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Alcon, Inc. (ALC) Q1 2019 Earnings Call Transcript

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ALCON Inc. (NYSE: ALC)
Q1 2019 Earnings Call
May 16, 2019, 9:00 a.m. ET

Contents:

  • Prepared Remarks
  • Questions and Answers
  • Call Participants

Prepared Remarks:

Operator

Good morning, and welcome to Alcon's First Quarter 2019 Trading Update Conference Call. All participants will be in a listen-only mode. Should you need assistance. Please signal a conference specialist by pressing the * key followed by 0. After today's presentation, there will be an opportunity to ask questions. To ask a question you may please press * and 1 on a touchtone phone. To withdraw your question, please press * and 2. Please note, this event is being recorded.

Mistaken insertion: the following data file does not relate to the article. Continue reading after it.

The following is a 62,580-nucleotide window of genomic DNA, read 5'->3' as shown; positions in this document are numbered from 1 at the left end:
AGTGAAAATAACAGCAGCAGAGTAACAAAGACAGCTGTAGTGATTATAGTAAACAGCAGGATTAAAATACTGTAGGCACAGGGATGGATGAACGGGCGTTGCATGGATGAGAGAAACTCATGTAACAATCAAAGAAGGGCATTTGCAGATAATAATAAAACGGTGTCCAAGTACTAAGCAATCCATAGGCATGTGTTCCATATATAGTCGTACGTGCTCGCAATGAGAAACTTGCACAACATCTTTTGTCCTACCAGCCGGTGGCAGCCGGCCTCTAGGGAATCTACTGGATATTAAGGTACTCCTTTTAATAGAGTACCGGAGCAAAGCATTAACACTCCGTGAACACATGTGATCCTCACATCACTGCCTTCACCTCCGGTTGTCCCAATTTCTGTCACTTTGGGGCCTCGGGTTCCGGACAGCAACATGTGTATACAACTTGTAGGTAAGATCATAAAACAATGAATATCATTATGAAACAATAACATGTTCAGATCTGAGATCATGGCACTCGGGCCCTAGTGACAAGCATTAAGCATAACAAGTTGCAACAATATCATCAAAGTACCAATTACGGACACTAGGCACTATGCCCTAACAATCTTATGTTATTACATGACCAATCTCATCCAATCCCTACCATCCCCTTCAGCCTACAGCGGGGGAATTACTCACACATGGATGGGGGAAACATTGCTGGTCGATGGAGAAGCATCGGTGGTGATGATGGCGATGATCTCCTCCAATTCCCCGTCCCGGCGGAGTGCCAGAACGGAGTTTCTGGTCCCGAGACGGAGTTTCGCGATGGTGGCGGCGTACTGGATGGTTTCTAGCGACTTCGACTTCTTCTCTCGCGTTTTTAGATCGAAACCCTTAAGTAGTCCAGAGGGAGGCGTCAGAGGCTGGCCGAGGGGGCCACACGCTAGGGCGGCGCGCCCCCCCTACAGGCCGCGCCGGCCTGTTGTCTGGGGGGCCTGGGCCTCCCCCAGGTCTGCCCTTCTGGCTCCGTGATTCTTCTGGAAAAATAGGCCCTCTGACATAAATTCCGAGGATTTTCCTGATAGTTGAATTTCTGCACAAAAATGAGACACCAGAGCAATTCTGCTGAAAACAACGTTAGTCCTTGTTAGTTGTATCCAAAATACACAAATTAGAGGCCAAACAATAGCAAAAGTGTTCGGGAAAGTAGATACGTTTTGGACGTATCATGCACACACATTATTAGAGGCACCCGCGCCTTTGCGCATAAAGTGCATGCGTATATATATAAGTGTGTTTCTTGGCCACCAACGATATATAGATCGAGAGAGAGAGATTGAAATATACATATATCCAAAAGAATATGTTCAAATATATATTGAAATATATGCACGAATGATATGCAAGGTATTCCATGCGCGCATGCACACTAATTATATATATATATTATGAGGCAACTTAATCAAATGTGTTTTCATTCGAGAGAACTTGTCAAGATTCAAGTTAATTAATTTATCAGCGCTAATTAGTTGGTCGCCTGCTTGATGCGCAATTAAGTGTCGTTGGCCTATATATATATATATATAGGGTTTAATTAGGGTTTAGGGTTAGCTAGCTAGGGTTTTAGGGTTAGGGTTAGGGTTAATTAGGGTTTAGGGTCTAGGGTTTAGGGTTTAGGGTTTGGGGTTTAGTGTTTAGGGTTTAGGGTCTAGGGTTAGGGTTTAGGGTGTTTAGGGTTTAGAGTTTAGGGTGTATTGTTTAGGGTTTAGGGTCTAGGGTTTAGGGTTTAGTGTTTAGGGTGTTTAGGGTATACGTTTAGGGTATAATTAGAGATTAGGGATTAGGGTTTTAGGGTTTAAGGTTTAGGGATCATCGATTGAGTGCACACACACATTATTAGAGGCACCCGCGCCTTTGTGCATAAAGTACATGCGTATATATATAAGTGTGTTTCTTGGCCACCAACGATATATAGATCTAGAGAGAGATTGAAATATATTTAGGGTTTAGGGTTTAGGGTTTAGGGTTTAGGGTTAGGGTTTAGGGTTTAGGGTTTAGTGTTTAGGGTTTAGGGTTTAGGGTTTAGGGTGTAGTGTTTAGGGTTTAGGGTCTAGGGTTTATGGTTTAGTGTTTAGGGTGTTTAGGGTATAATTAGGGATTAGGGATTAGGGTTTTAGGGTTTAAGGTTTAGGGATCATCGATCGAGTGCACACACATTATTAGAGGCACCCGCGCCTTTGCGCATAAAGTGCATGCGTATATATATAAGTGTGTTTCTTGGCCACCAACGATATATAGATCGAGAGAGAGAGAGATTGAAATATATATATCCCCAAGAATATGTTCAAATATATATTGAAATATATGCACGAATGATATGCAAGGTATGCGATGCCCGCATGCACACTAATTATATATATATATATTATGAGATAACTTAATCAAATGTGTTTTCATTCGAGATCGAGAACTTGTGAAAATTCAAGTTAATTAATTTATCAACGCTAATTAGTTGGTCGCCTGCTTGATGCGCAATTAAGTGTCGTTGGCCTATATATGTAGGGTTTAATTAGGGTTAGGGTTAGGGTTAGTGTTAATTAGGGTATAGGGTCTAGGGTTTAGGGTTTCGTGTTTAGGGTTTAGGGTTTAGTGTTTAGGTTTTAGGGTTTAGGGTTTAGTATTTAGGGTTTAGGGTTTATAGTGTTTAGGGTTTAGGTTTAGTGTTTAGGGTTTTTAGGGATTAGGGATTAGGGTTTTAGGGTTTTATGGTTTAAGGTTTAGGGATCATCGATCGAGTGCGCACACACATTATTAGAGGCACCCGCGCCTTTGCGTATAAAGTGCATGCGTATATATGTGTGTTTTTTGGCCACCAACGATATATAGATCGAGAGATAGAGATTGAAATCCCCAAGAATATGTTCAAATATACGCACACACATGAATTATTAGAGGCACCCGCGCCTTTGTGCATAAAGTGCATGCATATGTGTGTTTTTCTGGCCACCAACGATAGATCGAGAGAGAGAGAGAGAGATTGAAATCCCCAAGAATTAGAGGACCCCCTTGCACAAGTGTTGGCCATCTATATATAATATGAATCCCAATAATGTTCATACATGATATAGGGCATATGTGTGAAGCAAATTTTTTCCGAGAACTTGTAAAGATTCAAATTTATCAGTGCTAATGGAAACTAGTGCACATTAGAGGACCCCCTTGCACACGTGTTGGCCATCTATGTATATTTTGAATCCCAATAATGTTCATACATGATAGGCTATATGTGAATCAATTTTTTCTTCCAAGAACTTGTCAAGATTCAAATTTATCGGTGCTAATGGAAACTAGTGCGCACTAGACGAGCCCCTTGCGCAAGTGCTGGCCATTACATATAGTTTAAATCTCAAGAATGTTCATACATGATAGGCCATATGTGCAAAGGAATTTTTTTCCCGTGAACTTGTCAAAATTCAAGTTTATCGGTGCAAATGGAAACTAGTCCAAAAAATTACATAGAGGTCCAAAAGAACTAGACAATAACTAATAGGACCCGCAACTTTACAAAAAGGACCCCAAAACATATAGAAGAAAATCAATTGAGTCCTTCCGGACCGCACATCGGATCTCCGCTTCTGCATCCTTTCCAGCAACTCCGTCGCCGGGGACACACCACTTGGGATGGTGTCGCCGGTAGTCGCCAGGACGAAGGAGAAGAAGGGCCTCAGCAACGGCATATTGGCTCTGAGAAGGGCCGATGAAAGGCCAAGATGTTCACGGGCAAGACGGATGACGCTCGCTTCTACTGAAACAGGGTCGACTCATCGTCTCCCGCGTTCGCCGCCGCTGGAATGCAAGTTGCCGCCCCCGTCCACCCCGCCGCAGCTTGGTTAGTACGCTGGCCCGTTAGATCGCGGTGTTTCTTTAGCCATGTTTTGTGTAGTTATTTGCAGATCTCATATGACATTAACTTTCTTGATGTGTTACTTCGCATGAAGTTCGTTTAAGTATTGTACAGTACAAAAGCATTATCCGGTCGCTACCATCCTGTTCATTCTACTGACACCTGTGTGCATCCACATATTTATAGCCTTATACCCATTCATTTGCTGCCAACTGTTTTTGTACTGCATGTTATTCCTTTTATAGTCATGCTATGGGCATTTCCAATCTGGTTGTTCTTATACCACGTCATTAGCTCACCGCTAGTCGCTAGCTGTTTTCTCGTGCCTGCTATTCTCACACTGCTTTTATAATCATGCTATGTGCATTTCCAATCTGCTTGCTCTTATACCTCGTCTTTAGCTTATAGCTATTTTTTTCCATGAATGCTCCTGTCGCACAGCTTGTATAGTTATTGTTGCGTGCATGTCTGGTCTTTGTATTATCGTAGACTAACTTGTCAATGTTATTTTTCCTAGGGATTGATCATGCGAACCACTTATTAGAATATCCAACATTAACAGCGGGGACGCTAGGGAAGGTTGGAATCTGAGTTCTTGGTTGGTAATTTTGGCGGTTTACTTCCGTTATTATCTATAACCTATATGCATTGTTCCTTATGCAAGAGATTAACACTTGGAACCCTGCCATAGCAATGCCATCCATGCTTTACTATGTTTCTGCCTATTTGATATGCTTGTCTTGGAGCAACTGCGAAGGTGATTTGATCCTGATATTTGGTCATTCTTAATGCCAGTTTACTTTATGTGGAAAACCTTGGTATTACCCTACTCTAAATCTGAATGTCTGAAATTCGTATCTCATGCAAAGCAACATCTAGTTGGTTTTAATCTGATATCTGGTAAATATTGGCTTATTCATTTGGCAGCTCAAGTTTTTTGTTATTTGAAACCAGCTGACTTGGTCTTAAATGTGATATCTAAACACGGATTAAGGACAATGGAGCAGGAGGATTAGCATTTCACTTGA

I would like to now turn the conference over to Karen King, Senior Vice President, Investor Relations and Communications. Please, go ahead.

Karen King -- Senior Vice President, Investor Relations and Communications

Hello, everyone. We're very excited to be able to host our first conference call as an independent, public company. For those of you that are new to Alcon, we were owned by Novartis during the first quarter of 2019. On April 9th, we completed our spin out under the ALC ticker with our stock trading on both the SIX Swiss Exchange and the New York stock exchange.

Today we released select financial results for our first quarter 2019 trading update, which includes sales by business and core operating margins as well as quarterly financials for the full year 2018 so you have a historical reference of Alcon's performance. As a foreign, private issuer or FPI, we will be providing a semi-annual report with more financial details on our second quarter call. Joining me on today's call are David Endicott, our Chief Executive Officer, and Tim Stonesifer, our Chief Financial Officer.